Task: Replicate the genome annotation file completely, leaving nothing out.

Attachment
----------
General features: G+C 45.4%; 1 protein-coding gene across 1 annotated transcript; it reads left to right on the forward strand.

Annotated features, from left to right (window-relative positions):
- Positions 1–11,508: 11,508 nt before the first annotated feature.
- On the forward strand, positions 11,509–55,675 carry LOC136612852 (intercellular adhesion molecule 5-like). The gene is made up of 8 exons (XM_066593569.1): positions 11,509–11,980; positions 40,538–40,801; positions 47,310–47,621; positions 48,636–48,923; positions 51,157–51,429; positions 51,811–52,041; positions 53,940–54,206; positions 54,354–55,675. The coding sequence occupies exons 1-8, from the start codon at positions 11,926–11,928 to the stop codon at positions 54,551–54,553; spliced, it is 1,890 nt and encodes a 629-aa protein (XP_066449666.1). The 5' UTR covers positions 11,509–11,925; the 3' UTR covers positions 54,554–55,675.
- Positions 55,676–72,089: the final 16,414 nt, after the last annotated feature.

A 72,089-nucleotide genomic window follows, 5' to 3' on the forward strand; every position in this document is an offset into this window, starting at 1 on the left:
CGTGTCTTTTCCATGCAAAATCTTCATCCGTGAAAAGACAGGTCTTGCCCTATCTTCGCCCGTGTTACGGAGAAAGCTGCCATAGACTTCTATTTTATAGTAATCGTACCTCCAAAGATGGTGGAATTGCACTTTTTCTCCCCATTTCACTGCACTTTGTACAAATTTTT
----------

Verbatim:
General features: G+C 45.4%; 1 protein-coding gene across 1 annotated transcript; it reads left to right on the forward strand.

Annotated features, from left to right (window-relative positions):
- Positions 1–11,508: 11,508 nt before the first annotated feature.
- On the forward strand, positions 11,509–55,675 carry LOC136612852 (intercellular adhesion molecule 5-like). The gene is made up of 8 exons (XM_066593569.1): positions 11,509–11,980; positions 40,538–40,801; positions 47,310–47,621; positions 48,636–48,923; positions 51,157–51,429; positions 51,811–52,041; positions 53,940–54,206; positions 54,354–55,675. The coding sequence occupies exons 1-8, from the start codon at positions 11,926–11,928 to the stop codon at positions 54,551–54,553; spliced, it is 1,890 nt and encodes a 629-aa protein (XP_066449666.1). The 5' UTR covers positions 11,509–11,925; the 3' UTR covers positions 54,554–55,675.
- Positions 55,676–72,089: the final 16,414 nt, after the last annotated feature.

A 72,089-nucleotide genomic window follows, 5' to 3' on the forward strand; every position in this document is an offset into this window, starting at 1 on the left:
CGTGTCTTTTCCATGCAAAATCTTCATCCGTGAAAAGACAGGTCTTGCCCTATCTTCGCCCGTGTTACGGAGAAAGCTGCCATAGACTTCTATTTTATAGTAATCGTACCTCCAAAGATGGTGGAATTGCACTTTTTCTCCCCATTTCACTGCACTTTGTACAAATTTTT